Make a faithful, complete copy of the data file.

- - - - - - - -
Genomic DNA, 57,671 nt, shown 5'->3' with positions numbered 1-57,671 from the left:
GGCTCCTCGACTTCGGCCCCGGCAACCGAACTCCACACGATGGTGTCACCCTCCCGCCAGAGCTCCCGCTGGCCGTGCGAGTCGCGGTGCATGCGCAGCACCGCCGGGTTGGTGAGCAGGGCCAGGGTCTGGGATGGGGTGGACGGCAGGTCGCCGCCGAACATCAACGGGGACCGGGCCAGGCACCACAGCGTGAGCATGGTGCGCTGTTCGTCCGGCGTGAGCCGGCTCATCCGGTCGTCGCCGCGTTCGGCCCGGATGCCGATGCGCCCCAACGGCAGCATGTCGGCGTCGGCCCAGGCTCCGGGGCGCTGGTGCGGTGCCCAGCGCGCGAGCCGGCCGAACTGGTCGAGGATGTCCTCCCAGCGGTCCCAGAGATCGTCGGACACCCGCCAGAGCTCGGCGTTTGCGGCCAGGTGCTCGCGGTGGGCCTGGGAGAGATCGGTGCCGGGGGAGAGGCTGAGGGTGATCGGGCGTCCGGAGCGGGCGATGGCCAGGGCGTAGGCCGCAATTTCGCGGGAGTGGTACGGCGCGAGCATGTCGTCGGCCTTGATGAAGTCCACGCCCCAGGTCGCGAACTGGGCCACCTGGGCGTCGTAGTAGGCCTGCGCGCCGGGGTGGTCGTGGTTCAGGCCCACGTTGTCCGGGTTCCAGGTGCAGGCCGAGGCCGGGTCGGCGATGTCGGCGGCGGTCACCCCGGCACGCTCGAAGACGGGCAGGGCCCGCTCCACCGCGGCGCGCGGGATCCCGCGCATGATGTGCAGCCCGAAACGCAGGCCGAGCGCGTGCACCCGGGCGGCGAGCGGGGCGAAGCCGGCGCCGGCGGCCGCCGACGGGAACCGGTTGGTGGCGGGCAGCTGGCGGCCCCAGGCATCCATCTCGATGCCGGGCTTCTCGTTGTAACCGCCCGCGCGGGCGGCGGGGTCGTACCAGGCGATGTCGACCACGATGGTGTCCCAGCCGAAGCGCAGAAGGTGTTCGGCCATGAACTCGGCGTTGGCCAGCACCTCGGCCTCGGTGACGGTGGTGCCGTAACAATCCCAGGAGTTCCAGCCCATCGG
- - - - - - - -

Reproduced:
Genomic DNA, 57,671 nt, shown 5'->3' with positions numbered 1-57,671 from the left:
GGCTCCTCGACTTCGGCCCCGGCAACCGAACTCCACACGATGGTGTCACCCTCCCGCCAGAGCTCCCGCTGGCCGTGCGAGTCGCGGTGCATGCGCAGCACCGCCGGGTTGGTGAGCAGGGCCAGGGTCTGGGATGGGGTGGACGGCAGGTCGCCGCCGAACATCAACGGGGACCGGGCCAGGCACCACAGCGTGAGCATGGTGCGCTGTTCGTCCGGCGTGAGCCGGCTCATCCGGTCGTCGCCGCGTTCGGCCCGGATGCCGATGCGCCCCAACGGCAGCATGTCGGCGTCGGCCCAGGCTCCGGGGCGCTGGTGCGGTGCCCAGCGCGCGAGCCGGCCGAACTGGTCGAGGATGTCCTCCCAGCGGTCCCAGAGATCGTCGGACACCCGCCAGAGCTCGGCGTTTGCGGCCAGGTGCTCGCGGTGGGCCTGGGAGAGATCGGTGCCGGGGGAGAGGCTGAGGGTGATCGGGCGTCCGGAGCGGGCGATGGCCAGGGCGTAGGCCGCAATTTCGCGGGAGTGGTACGGCGCGAGCATGTCGTCGGCCTTGATGAAGTCCACGCCCCAGGTCGCGAACTGGGCCACCTGGGCGTCGTAGTAGGCCTGCGCGCCGGGGTGGTCGTGGTTCAGGCCCACGTTGTCCGGGTTCCAGGTGCAGGCCGAGGCCGGGTCGGCGATGTCGGCGGCGGTCACCCCGGCACGCTCGAAGACGGGCAGGGCCCGCTCCACCGCGGCGCGCGGGATCCCGCGCATGATGTGCAGCCCGAAACGCAGGCCGAGCGCGTGCACCCGGGCGGCGAGCGGGGCGAAGCCGGCGCCGGCGGCCGCCGACGGGAACCGGTTGGTGGCGGGCAGCTGGCGGCCCCAGGCATCCATCTCGATGCCGGGCTTCTCGTTGTAACCGCCCGCGCGGGCGGCGGGGTCGTACCAGGCGATGTCGACCACGATGGTGTCCCAGCCGAAGCGCAGAAGGTGTTCGGCCATGAACTCGGCGTTGGCCAGCACCTCGGCCTCGGTGACGGTGGTGCCGTAACAATCCCAGGAGTTCCAGCCCATCGG